● Jaguar Land Rover takes a step closer to future vehicles which could drive themselves through a city
● Autonomous Urban Drive is prototype technology engineered in Britain as part of the UK Autodrive research and development project
● Jaguar Land Rover completes final trials of connected and autonomous research technology before tests on public roads in Milton Keynes and Coventry
Jaguar Land Rover will today demonstrate prototype autonomous technology called Autonomous Urban Drive that can enable a vehicle to operate autonomously through a city, obeying traffic lights as well as negotiating T-junctions and roundabouts.
This research technology, called Autonomous Urban Drive, is designed and developed in the UK. It is a step closer to achieving ‘level four’ autonomy in Jaguar Land Rover’s future vehicles within the next decade.
Level four autonomous vehicles are capable of carrying out the entire driving task for specific environments such as towns and cities without any driver intervention. Using the Autonomous Urban Drive prototype technology, passengers can select a location and the Range Rover Sport research vehicle will decide the best route. It can navigate a complex urban environment which is being trialled at the HORIBA MIRA proving ground.
Jaguar Land Rover is developing both fully- and semi-autonomous vehicle technologies to offer customers a choice of an engaged or autonomous drive,while maintaining an enjoyable and safe driving experience. The company’s vision is to make the autonomous car viable in the widest range of real-life, on- and off-road driving environments and weather.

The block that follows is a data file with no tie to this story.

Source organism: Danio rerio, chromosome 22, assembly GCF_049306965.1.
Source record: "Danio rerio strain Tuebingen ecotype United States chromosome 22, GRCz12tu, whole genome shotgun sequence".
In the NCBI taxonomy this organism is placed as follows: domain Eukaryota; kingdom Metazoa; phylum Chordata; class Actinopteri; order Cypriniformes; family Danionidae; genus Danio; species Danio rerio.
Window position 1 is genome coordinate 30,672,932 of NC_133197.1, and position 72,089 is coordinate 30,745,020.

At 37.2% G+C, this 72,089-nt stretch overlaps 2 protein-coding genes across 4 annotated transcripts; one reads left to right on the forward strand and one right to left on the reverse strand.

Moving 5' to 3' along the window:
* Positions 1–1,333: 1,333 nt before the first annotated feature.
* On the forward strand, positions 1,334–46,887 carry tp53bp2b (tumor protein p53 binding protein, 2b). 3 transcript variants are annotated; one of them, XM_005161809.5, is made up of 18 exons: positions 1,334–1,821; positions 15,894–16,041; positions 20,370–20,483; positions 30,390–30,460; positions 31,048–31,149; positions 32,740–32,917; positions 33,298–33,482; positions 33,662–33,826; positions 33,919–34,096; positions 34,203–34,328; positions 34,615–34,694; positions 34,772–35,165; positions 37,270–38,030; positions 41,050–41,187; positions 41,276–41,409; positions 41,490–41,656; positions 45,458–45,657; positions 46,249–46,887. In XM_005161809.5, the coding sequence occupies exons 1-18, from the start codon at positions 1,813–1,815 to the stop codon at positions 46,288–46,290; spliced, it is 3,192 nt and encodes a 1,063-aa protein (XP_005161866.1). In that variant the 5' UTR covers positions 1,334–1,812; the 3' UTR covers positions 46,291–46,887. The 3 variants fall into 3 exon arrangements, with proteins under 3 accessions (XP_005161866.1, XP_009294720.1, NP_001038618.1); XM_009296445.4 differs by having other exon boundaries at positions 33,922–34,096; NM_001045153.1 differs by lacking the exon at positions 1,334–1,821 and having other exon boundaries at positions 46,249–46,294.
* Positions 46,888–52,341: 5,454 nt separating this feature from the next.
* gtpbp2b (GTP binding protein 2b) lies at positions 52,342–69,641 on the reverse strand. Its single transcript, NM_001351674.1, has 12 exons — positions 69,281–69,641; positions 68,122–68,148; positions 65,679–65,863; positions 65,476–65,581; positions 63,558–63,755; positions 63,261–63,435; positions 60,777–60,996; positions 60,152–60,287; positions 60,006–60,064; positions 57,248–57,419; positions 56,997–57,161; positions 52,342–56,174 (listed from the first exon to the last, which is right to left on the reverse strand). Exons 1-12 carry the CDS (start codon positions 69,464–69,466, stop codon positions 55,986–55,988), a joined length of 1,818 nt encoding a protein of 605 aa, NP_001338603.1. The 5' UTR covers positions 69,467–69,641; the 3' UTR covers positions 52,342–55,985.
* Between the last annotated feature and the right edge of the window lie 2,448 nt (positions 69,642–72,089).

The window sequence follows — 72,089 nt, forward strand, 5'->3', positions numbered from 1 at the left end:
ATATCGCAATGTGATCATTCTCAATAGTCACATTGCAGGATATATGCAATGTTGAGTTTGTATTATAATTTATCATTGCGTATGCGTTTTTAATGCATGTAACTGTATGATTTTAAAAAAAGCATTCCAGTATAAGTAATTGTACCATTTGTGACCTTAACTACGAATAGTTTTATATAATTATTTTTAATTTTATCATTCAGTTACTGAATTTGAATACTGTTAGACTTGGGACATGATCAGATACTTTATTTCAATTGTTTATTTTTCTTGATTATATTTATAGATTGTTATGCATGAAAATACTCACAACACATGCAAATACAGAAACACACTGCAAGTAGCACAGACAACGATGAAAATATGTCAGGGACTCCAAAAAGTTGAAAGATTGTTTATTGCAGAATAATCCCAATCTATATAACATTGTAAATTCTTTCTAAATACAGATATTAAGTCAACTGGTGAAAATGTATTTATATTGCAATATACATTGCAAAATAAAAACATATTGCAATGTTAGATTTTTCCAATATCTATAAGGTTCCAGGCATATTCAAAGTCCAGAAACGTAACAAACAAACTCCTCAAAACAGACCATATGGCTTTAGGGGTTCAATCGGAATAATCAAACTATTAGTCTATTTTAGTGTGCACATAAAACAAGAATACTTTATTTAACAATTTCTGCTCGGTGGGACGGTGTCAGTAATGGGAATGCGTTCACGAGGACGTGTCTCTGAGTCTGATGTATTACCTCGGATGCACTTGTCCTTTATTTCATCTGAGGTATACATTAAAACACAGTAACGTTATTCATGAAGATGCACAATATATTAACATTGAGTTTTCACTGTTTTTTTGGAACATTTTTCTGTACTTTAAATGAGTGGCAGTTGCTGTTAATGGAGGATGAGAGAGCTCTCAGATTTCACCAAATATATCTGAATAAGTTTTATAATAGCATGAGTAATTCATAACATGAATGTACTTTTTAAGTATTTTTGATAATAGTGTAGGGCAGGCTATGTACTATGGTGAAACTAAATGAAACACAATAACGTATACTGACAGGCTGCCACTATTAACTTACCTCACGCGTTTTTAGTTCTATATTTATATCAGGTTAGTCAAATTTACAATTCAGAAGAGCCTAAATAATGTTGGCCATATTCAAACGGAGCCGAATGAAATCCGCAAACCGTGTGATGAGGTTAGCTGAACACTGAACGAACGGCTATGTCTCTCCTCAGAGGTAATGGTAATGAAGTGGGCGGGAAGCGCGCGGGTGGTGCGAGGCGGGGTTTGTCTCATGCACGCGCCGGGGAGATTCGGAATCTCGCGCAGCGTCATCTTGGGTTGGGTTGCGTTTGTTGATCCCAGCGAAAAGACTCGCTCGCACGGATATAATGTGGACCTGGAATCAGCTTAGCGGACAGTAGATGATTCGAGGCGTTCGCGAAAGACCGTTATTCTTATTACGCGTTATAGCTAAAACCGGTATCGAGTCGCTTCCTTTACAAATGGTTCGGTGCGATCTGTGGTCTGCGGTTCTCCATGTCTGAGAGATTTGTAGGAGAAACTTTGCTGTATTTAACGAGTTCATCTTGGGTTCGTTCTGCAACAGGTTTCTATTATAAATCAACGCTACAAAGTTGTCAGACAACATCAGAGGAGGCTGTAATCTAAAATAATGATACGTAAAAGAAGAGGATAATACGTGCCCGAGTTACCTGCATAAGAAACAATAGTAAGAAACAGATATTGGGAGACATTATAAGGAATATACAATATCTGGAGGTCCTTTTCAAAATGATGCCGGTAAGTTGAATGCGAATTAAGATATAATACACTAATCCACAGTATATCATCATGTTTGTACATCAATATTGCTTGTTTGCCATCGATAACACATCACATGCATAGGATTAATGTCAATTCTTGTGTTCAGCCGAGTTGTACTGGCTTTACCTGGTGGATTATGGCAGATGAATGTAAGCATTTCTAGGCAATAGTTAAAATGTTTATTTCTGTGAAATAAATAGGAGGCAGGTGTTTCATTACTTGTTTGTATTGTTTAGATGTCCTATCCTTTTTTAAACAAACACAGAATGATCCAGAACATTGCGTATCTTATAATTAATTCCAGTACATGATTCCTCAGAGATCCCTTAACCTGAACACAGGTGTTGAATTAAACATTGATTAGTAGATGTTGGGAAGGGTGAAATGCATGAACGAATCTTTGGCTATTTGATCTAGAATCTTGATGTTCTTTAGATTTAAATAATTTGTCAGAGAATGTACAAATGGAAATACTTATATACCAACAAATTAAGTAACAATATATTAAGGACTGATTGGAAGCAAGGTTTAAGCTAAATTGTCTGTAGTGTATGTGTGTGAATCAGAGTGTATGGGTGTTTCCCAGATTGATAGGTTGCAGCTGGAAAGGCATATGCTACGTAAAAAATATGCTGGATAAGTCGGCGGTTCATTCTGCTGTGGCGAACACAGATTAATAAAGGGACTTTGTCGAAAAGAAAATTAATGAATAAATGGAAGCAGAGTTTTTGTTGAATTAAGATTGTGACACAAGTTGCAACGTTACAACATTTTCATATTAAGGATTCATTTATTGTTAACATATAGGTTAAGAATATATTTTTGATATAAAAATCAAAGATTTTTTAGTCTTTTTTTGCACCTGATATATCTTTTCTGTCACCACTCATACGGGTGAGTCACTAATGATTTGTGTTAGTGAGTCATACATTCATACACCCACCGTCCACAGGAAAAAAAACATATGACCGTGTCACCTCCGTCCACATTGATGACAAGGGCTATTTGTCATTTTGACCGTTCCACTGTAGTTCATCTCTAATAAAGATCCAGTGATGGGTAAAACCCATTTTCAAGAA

Tony Harper, Director of Engineering Research, Jaguar Land Rover, said: “The automotive landscape is changing faster today than ever before. As a technology company, our innovation is continuous and our cars of the future will become more capable, cleaner, more connected, more desirable and smarter.”
“Our Autonomous Urban Drive research is Jaguar Land Rover’s next step in our development of both fully and semi-autonomous vehicle technologies. However, we aren’t looking at simply replacing the driver, and making cars ‘driverless’. Future technologies will give the driver more not less – they will assist and ultimately enhance the driving experience.”
Autonomous Urban Drive is being demonstrated as part of the £20 million UK Autodrive research and development project which is pushing the UK to the forefront of connected and autonomous innovation. Jaguar Land Rover is working with Ford and Tata Motors’ European Technical Centre testing connected technologies that will allow cars to talk to each other, as well as to the roadside infrastructure such as traffic lights.
Following the final trials at HORIBA MIRA’s Midlands proving ground today, the first set of trials on public roads are due in Milton Keynes and Coventry by the end of this year. These will initially take place on closed roads before evolving into open-road trials and demonstrations as the project draws to a close in summer 2018.
Connected vehicle technologies:
Intersection Collision Risk Warning (ICRW) warns the driver in advance when it is not safe to enter an intersection because of a high probability of a collision. ICRW could reduce the number (and severity) of collisions and reduce congestion.
In Vehicle Signage (IVS) sends road and traffic information such as roadworks or a change of speed limit directly to the car’s display, minimising dependence on physical roadside signs. This connected technology aims to reduce accidents and congestion.
Emergency Vehicle Warning (EVW) tells drivers when an emergency vehicle is approaching, and from which direction. This connected technology aims to improve safety, reduce journey time for the emergency vehicle and cut congestion by helping drivers pull over more quickly and less stressfully.